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GUEST ARTICLE: Quick Tips On Proving Value Of Wealth Advice During Turbulent Times

Peter Aykens, CEB, Financial services research leader , 28 July 2015

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There is no better time, arguably, for wealth management advice to prove its worth to clients - or potential clients - than when markets are turbulent, as they are now, this article argues.

A question that repeatedly comes up is how can the wealth management industry show clients that it adds value and justify its fees? In times of stress, when markets are volatile and there are worries – as there are now about Greece, China or the Middle East – this can perhaps be easier to show because there is heightened need for advice. Wealth managers can point to difficult markets as an opportunity to prove the value of what they do and, hopefully, win clients’ respect and gain new customers. In this article, Peter Aykens, financial services research leader at best practice insight and technology company CEB, examines how firms can prove their worth.

CEB advises more than 10,000 companies around issues of talent, customers, and operations, including 90 per cent of the Fortune 500, nearly 75 per cent of the Dow Jones Asian Titans, and more than 85 per cent of the FTSE 100 constituency of blue-chip companies.

The views expressed by the author aren’t necessarily shared by the editors of this publication but we are pleased to be able to share these ideas and hope readers will respond.

It is no secret that client and advisor relationships are rapidly evolving as savvy customers constantly question whether they are getting the best value, often diversifying the number of advisors they use. At CEB we found that only 38 per cent of high net worth clients used just one financial provider in 2013, compared to 55 per cent in 2011. Meanwhile, the rise of “robo advisors”, such as Nutmeg, means that many potential clients are opting for “do-it-yourself” execution for at least a portion of their portfolios, further eroding the mind and wallet-share of clients’ primary advisors.  

With these pressures facing the traditional wealth management industry, many firms are searching hard for new ways to show their value, boost their client relationships and, with it, their assets under management. 

Economic uncertainty - whether it’s the Greek debt crisis, a looming EU referendum in the UK or the meltdown of China’s stock market - can present a golden opportunity to deepen and consolidate client relationships and prove the value of the service they provide.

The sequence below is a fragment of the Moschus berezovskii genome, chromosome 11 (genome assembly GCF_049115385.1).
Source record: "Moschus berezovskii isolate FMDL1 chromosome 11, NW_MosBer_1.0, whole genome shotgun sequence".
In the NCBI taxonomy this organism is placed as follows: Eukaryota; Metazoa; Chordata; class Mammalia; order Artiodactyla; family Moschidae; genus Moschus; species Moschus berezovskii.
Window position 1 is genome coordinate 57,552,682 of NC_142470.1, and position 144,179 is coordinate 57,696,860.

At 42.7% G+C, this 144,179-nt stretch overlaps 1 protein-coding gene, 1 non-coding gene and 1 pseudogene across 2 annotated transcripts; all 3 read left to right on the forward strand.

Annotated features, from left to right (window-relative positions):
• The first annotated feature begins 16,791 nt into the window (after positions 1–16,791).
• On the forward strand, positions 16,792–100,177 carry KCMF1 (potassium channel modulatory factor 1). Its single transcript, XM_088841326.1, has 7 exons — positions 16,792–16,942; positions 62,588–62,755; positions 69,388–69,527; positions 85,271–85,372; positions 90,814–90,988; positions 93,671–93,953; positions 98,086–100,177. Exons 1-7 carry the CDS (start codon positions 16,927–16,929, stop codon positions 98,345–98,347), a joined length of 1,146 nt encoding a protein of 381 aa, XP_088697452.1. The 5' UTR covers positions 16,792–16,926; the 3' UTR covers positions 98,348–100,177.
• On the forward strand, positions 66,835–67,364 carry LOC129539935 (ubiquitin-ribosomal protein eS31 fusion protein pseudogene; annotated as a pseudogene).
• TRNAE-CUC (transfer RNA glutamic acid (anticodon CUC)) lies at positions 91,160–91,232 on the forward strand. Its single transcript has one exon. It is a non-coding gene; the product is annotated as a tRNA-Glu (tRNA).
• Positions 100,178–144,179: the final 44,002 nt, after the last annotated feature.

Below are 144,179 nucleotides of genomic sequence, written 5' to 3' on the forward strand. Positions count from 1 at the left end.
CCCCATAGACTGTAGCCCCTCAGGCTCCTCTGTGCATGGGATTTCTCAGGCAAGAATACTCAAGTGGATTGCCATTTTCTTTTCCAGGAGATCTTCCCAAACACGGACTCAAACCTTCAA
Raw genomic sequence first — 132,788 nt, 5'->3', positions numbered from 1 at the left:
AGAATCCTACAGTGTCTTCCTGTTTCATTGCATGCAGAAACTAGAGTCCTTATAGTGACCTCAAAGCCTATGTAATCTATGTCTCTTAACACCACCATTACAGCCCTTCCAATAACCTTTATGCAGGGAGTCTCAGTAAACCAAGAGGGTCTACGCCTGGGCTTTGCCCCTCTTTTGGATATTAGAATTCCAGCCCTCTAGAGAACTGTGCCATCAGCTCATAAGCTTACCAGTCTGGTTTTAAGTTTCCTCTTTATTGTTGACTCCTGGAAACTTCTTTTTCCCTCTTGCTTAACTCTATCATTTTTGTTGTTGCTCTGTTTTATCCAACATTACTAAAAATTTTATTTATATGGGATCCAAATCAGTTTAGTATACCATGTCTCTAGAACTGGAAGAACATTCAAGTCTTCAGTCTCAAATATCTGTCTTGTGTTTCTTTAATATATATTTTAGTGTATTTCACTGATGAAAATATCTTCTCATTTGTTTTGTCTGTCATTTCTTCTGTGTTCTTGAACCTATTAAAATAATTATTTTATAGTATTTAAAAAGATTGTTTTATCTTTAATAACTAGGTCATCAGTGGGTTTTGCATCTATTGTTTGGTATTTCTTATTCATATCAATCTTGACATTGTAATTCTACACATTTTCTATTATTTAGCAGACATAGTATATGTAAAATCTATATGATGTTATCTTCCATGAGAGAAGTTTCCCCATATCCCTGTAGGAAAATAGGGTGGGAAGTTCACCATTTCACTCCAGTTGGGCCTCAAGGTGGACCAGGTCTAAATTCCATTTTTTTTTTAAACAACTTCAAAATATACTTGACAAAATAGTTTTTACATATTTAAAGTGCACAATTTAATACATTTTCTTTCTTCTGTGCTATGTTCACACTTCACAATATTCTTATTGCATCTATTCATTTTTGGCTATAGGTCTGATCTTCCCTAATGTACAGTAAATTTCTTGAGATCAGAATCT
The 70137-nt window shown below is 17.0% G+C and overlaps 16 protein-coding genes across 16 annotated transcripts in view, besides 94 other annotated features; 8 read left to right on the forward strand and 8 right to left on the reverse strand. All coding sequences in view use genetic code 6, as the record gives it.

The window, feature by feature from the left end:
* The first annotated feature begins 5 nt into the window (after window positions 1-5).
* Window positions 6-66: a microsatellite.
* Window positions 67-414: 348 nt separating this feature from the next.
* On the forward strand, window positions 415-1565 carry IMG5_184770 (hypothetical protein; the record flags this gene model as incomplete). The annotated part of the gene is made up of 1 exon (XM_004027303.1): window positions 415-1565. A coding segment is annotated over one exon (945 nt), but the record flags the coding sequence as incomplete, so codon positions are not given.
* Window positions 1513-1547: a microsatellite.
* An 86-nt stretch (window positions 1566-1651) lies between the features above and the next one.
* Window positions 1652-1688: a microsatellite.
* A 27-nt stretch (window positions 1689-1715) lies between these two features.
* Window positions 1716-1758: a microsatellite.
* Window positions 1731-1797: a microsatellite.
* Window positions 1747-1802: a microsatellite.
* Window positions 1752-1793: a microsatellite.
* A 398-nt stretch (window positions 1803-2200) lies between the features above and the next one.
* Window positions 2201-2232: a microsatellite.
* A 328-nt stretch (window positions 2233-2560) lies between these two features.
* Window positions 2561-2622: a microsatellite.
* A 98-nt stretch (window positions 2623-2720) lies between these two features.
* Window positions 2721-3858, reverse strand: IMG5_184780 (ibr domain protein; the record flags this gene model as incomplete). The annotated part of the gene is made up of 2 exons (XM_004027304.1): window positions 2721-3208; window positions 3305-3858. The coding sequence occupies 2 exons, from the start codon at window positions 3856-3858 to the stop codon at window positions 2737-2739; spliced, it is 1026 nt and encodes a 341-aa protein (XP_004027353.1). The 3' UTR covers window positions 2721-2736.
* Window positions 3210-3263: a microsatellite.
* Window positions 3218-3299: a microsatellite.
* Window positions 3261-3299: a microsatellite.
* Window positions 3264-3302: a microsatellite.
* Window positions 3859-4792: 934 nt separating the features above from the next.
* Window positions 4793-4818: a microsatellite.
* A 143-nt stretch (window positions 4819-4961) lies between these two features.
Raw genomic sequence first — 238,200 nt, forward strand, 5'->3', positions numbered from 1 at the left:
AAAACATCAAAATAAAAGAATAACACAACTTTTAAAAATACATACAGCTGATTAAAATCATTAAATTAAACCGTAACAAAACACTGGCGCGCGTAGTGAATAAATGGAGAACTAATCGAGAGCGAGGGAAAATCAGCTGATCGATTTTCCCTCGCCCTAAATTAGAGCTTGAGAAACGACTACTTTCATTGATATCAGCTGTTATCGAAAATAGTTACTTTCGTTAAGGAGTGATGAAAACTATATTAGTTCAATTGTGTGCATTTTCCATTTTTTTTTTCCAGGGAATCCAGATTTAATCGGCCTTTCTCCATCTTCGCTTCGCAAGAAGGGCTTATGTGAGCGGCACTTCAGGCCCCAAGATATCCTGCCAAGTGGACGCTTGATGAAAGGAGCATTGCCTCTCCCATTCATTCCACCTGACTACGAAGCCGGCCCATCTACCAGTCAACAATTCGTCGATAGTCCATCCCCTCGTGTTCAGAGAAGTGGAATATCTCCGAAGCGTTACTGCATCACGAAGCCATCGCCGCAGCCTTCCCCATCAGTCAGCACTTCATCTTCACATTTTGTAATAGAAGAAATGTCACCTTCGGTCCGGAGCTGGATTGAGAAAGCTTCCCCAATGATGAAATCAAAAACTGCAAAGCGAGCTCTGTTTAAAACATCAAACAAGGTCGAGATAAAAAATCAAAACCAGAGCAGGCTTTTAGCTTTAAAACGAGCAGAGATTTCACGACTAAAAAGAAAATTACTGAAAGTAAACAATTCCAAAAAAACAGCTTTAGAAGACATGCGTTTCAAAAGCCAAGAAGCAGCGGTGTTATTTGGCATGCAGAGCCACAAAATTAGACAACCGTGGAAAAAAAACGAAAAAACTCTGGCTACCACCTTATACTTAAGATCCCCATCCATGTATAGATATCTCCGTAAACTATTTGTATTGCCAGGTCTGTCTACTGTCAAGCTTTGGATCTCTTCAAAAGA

Naturally, these kinds of headlines come hand-in-hand with client anxiety. Although a shaky bailout deal for Greece has now finally been reached, images of Greece’s closed banks and empty ATMs have no doubt stirred anxieties among wealth management clients across Europe, many of whom are already feeling negative about their providers, according to our biannual study of consumer financial attitudes. 

However, this uncertainty can open the door for wealth managers to strengthen client relationships, through providing goal-driven advice and tailoring programmes to guide clients through a period of instability. CEB research shows that clients are 36 per cent more likely to remain loyal to a provider that rates well in tailoring and teaching - building trust, and enabling confident decision-making - rather than just ongoing service and investment performance. 

So what are some of things that advisors need to focus on? 

Present the risks in a personalised way
While the Greek drama has had a knock-on effect to European and, at times, global markets, advisors should keep clients focused on their personal, long-term goals. While short-term market volatility can be uncomfortable for clients, knee-jerk changes to asset allocation can have significant and damaging long-term consequences for returns. Advisors can best avoid this outcome by keeping risks in perspective and looking realistically at portfolio exposures to long-tail events. 

Focus on client goals, not market headlines
Client conversations should be centred around holistic advice that tailors discussions to client goals and gives actionable steps on how to achieve them. Firms need to take a step back and reassure clients that despite dramatic headlines in the press, they may not be impacted as seriously as they think. One wealth firm we work with has accomplished this by drastically reducing their client reports from dozens of pages to just five, to reflect only the outcomes directly impacting client goals, as opposed to every possible market scenario. 

Allow clients to see the full picture 
Many firms have enhanced their websites to give clients greater access to all of their own finances, including detailed scorecards that track progress using personalised success metrics, rather than just comparisons to industry benchmarks. Particularly during times of macroeconomic uncertainty, this builds greater confidence among clients about their financial goals and agreed upon long-term plans. One particularly successful European private bank introduced this recently and has since seen a significant uplift in client activity and overall satisfaction. 

Being able to offer this kind of tailored and actionable advice for clients at times of uncertainty is what separates those wealth management firms able to keep their clients’ attention from those struggling to maintain mindshare and over-focusing on asset growth. 

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